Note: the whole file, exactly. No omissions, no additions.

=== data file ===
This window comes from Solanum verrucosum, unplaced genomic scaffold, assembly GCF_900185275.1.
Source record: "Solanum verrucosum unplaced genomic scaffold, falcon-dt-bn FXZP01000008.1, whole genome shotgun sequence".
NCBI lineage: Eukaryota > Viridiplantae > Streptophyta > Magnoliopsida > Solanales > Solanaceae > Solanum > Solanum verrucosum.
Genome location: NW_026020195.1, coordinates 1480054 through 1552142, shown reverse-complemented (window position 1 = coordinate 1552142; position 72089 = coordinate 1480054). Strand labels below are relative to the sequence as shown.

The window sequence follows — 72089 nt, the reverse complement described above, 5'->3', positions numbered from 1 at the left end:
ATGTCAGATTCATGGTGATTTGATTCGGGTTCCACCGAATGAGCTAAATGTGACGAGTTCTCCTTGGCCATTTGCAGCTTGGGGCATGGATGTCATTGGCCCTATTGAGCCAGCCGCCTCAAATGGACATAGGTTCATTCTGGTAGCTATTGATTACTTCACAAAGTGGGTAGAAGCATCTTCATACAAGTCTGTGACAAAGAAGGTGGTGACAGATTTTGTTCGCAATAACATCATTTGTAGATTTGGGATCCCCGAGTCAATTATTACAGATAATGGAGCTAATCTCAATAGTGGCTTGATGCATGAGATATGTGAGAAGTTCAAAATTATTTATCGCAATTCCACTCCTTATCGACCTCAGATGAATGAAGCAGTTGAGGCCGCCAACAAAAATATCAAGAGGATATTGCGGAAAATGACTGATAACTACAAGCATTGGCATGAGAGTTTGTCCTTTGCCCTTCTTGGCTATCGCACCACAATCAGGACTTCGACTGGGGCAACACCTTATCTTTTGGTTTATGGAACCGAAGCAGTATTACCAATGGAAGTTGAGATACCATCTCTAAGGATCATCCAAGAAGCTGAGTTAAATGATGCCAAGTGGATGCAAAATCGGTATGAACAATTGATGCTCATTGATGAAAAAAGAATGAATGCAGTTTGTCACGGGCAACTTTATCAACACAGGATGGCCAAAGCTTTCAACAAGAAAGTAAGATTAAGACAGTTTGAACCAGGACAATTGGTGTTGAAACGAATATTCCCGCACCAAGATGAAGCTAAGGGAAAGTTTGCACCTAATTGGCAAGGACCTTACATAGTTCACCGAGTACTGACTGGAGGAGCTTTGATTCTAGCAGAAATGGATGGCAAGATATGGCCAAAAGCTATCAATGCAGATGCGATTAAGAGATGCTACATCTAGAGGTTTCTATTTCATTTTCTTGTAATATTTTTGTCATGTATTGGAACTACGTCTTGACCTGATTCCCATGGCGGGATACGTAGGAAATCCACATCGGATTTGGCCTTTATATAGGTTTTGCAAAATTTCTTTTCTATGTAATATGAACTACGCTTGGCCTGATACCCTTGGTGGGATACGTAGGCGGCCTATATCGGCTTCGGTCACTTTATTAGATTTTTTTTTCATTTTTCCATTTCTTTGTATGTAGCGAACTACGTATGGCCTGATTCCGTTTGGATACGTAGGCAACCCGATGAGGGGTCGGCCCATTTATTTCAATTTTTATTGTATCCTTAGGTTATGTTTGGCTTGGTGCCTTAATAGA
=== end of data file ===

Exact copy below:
This window comes from Solanum verrucosum, unplaced genomic scaffold, assembly GCF_900185275.1.
Source record: "Solanum verrucosum unplaced genomic scaffold, falcon-dt-bn FXZP01000008.1, whole genome shotgun sequence".
NCBI lineage: Eukaryota > Viridiplantae > Streptophyta > Magnoliopsida > Solanales > Solanaceae > Solanum > Solanum verrucosum.
Genome location: NW_026020195.1, coordinates 1480054 through 1552142, shown reverse-complemented (window position 1 = coordinate 1552142; position 72089 = coordinate 1480054). Strand labels below are relative to the sequence as shown.

The window sequence follows — 72089 nt, the reverse complement described above, 5'->3', positions numbered from 1 at the left end:
ATGTCAGATTCATGGTGATTTGATTCGGGTTCCACCGAATGAGCTAAATGTGACGAGTTCTCCTTGGCCATTTGCAGCTTGGGGCATGGATGTCATTGGCCCTATTGAGCCAGCCGCCTCAAATGGACATAGGTTCATTCTGGTAGCTATTGATTACTTCACAAAGTGGGTAGAAGCATCTTCATACAAGTCTGTGACAAAGAAGGTGGTGACAGATTTTGTTCGCAATAACATCATTTGTAGATTTGGGATCCCCGAGTCAATTATTACAGATAATGGAGCTAATCTCAATAGTGGCTTGATGCATGAGATATGTGAGAAGTTCAAAATTATTTATCGCAATTCCACTCCTTATCGACCTCAGATGAATGAAGCAGTTGAGGCCGCCAACAAAAATATCAAGAGGATATTGCGGAAAATGACTGATAACTACAAGCATTGGCATGAGAGTTTGTCCTTTGCCCTTCTTGGCTATCGCACCACAATCAGGACTTCGACTGGGGCAACACCTTATCTTTTGGTTTATGGAACCGAAGCAGTATTACCAATGGAAGTTGAGATACCATCTCTAAGGATCATCCAAGAAGCTGAGTTAAATGATGCCAAGTGGATGCAAAATCGGTATGAACAATTGATGCTCATTGATGAAAAAAGAATGAATGCAGTTTGTCACGGGCAACTTTATCAACACAGGATGGCCAAAGCTTTCAACAAGAAAGTAAGATTAAGACAGTTTGAACCAGGACAATTGGTGTTGAAACGAATATTCCCGCACCAAGATGAAGCTAAGGGAAAGTTTGCACCTAATTGGCAAGGACCTTACATAGTTCACCGAGTACTGACTGGAGGAGCTTTGATTCTAGCAGAAATGGATGGCAAGATATGGCCAAAAGCTATCAATGCAGATGCGATTAAGAGATGCTACATCTAGAGGTTTCTATTTCATTTTCTTGTAATATTTTTGTCATGTATTGGAACTACGTCTTGACCTGATTCCCATGGCGGGATACGTAGGAAATCCACATCGGATTTGGCCTTTATATAGGTTTTGCAAAATTTCTTTTCTATGTAATATGAACTACGCTTGGCCTGATACCCTTGGTGGGATACGTAGGCGGCCTATATCGGCTTCGGTCACTTTATTAGATTTTTTTTTCATTTTTCCATTTCTTTGTATGTAGCGAACTACGTATGGCCTGATTCCGTTTGGATACGTAGGCAACCCGATGAGGGGTCGGCCCATTTATTTCAATTTTTATTGTATCCTTAGGTTATGTTTGGCTTGGTGCCTTAATAGA